On-Demand Computing Takes Hold at IBM

 
 
By Darryl K. Taft  |  Posted 2004-03-29 Email Print this article Print
 
 
 
 
 
 
 

eWEEK gets a behind-the-scenes look at IBM's strategy for transformation—and sees a company reinventing itself in line with its on-demand message.

SOMERS, N.Y.—When CEO Sam Palmisano set IBM on the path toward On Demand in October 2002, he said the company would help its customers better respond to their own customers, competitors and rapidly changing market. But in Palmisanos view, the transformation starts at home, so he decided IBM must first transform itself into an on-demand entity as proof that the company was ready for an on-demand world.

Collaboration was key to delivering an on-demand environment, said Linda Sanford, senior vice president of enterprise on-demand transformation and information technology at IBM and the executive Palmisano picked to lead the companys internal effort to reinvent itself as an on-demand entity.

"Collaboration plus innovation equals innovation and growth," Sanford told a Cyberposium audience in January at Harvard Business School, in Cambridge, Mass. The audience of MBA candidates seemed to get it, sitting rapt during Sanfords speech and following up with questions about collaboration.

Click here to read a new eWEEK interview with Sanford.
Last month, at IBMs facility here, Sanford told eWEEK that collaboration is the first part of the process for getting everybody in an organization working on the same page. She defined an on-demand business as an enterprise that has integrated business processes across the company with business partners, suppliers and clients and can respond with speed to any demand, market opportunity or external threat.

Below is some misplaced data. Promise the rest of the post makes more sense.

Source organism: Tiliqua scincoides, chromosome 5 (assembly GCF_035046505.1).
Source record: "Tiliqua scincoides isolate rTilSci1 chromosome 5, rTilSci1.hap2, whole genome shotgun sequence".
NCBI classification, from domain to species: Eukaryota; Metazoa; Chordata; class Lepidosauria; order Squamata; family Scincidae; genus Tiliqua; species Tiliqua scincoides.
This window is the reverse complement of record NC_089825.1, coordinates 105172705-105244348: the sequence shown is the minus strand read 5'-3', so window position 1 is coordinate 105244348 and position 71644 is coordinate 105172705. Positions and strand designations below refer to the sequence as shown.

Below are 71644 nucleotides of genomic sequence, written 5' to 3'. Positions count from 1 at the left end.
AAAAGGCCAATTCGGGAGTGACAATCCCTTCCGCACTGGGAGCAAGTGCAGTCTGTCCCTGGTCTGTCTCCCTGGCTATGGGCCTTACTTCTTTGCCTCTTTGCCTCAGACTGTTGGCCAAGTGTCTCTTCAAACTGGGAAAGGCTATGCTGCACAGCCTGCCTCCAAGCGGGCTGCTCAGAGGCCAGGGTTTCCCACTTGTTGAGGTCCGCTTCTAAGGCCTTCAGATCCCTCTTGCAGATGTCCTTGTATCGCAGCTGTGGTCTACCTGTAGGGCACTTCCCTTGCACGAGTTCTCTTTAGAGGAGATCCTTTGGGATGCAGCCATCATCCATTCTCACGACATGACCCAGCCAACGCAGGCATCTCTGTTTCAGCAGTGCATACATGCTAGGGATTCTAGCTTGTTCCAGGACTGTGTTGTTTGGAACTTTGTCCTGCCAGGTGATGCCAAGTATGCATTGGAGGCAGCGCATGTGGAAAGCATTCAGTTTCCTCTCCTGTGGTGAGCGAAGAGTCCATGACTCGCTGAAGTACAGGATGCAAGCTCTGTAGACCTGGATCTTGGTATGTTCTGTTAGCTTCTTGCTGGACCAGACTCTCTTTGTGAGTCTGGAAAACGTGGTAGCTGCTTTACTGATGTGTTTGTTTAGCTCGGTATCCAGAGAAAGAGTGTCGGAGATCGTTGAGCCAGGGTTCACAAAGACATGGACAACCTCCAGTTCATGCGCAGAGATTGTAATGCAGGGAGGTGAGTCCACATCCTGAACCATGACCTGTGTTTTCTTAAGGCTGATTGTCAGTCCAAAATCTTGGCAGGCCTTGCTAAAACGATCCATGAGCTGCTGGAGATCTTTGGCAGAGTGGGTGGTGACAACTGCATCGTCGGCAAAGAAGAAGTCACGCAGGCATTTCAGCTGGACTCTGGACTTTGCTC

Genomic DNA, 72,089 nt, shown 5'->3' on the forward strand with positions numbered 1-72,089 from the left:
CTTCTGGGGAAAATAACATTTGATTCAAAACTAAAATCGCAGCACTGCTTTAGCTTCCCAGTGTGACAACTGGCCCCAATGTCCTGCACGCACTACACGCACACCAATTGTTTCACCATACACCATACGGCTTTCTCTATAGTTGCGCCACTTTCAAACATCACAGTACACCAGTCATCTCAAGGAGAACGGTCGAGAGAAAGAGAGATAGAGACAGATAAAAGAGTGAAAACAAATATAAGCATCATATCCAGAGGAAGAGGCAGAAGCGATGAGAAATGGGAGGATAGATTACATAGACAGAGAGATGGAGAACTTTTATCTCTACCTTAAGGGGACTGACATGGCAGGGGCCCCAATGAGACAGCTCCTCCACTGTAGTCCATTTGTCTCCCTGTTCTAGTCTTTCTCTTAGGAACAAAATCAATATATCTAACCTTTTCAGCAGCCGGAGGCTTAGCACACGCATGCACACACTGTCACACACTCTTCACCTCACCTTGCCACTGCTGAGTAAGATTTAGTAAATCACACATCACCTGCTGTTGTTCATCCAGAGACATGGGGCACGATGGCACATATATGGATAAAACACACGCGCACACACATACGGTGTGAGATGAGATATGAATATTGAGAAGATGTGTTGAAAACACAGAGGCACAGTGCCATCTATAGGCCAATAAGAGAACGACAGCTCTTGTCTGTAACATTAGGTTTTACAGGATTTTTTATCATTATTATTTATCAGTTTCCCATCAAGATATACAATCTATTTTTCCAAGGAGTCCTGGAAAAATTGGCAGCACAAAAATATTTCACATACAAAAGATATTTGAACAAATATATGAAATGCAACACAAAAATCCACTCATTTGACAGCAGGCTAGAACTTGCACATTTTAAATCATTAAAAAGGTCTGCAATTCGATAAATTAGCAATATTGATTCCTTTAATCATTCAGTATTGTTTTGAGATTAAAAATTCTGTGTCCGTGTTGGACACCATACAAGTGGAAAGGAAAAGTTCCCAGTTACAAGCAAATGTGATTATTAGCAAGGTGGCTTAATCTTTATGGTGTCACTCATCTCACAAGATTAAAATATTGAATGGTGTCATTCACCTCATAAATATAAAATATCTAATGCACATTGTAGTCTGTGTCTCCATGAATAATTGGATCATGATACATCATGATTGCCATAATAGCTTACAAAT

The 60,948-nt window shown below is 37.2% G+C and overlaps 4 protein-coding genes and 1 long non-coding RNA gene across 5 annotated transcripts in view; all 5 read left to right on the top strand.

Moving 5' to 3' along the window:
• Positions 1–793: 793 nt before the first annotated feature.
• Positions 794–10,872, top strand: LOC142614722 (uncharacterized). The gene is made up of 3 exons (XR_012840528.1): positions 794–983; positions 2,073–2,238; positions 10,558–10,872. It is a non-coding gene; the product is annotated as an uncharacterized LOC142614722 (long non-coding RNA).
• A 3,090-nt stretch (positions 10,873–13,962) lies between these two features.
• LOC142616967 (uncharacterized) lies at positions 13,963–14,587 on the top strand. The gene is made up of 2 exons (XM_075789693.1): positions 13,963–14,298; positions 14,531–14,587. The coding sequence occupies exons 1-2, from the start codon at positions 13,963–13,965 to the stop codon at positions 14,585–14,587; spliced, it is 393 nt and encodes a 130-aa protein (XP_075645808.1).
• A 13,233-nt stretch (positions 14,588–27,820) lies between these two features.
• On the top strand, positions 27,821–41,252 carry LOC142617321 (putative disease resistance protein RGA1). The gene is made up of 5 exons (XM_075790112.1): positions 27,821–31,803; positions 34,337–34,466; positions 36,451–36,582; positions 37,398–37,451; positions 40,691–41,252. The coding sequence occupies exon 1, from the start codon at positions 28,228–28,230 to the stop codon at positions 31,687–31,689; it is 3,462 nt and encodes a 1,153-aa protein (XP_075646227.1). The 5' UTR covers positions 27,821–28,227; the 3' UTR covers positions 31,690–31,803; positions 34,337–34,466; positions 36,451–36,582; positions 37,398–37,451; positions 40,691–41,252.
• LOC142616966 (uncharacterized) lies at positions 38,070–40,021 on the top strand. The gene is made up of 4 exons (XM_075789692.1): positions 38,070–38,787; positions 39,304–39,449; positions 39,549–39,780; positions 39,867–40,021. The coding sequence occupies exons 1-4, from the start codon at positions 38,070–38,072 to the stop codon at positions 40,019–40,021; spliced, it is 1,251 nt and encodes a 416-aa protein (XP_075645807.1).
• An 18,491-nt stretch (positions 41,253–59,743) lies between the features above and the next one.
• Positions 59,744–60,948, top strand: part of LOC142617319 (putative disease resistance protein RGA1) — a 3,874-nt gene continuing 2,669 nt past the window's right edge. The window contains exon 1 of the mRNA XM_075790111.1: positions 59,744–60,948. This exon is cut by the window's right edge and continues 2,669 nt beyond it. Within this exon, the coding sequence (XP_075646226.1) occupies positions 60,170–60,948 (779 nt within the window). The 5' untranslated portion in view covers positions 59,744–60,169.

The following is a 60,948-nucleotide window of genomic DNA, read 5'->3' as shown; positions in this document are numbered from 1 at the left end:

"When Sam launched it ... he really launched it with two equally important points," Sanford said. "One was that clearly he had heard, after meeting with many of our customers and our suppliers and our partners, that theyre all dealing with this reinvention of their businesses. Having just come out of ... the dot-com boom and the dot-com bust and just one unpredictable thing after another happening, all businesses were stepping back and saying, We need to reassess and re-evaluate what we do and how we do it so were not caught flat-footed when the next thing happens."

So, she said, the No. 1 "part of our job is to help our customers reinvent themselves. Equally important, we needed to demonstrate to our customers that we were eating our own cooking. We needed to reinvent ourselves as well."

Bruce Harreld, IBMs senior vice president of strategy, recalled the beginnings of that approach: "I said to Sam, I think we need a timeout here, and we need to really think about this. So Sam actually carved out a day in August, which then led to an agreement of the senior management team in August of 2002 to dramatically change things. We didnt know what to call it; in fact, we didnt care what we called it. So whatever you want to call that, I think over the next 10 years, were going to really make a major difference here."

Next page: IBM says its two steps ahead of customers.



 
 
 
 
Darryl K. Taft covers the development tools and developer-related issues beat from his office in Baltimore. He has more than 10 years of experience in the business and is always looking for the next scoop. Taft is a member of the Association for Computing Machinery (ACM) and was named 'one of the most active middleware reporters in the world' by The Middleware Co. He also has his own card in the 'Who's Who in Enterprise Java' deck.
 
 
 
 
 
 
 

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